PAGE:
The current exhibition Domestic Drama takes its starting point from the pandemic and social retreat and is dedicated to the home and the architecture of living. In a deliberately theatrical staging, the exhibition brings together works of contemporary art, many of which cross genre boundaries and intertwine with furnishing and home design.
The title of the exhibition was derived from an essay by architectural theorist Beatrix Colomina from 1992. There she describes how stage-like situations are created in the living space through certain spatial concepts. Central to the exhibition is this transformational power of spaces, which make people and objects alike the protagonists of a “domestic drama.” Seemingly inanimate objects exert power on us and become acting subjects. Through human desire, through wishes and ideas, the animate and inanimate bodies intermingle and reciprocally charge themselves with emotions. To what extent do the living space, our possessions and the interior determine our inner world? Is it not actually the objects that in a way “represent” us by their form, function and potentials, thus taking an active role in it?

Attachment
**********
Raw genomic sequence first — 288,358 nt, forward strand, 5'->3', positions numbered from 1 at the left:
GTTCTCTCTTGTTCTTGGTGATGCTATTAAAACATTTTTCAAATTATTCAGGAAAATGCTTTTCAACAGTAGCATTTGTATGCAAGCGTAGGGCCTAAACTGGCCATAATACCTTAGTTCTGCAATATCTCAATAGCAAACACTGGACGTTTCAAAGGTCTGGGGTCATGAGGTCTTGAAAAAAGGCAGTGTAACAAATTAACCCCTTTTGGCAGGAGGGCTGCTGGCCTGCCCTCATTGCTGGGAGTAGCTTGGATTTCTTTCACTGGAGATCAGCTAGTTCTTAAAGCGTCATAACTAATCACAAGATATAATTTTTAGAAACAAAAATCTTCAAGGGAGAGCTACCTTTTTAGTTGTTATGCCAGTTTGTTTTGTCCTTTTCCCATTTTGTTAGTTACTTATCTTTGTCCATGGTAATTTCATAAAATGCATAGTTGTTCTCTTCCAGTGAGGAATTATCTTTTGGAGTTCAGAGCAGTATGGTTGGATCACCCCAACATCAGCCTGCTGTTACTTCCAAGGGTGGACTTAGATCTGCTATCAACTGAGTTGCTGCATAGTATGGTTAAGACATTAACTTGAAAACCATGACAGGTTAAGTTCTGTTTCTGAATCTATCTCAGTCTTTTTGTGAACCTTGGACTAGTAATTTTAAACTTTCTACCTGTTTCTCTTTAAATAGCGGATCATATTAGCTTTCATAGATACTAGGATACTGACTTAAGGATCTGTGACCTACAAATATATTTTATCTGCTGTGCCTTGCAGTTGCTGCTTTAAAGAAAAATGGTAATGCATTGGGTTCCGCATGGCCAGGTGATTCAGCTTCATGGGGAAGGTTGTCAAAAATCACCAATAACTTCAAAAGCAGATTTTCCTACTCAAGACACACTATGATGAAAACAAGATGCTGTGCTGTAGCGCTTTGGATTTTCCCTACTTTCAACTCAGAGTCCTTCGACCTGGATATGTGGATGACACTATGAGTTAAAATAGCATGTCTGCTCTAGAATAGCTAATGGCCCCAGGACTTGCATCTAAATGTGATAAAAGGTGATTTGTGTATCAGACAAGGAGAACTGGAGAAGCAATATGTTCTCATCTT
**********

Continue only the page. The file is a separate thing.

The exhibition Domestic Drama focuses on the living space as an expression of different affiliations, as an indicator of gender, economic and social identity. Essential aspects of home are addressed, such as the relationship between private and public, between work and recreation, between origin and “home.”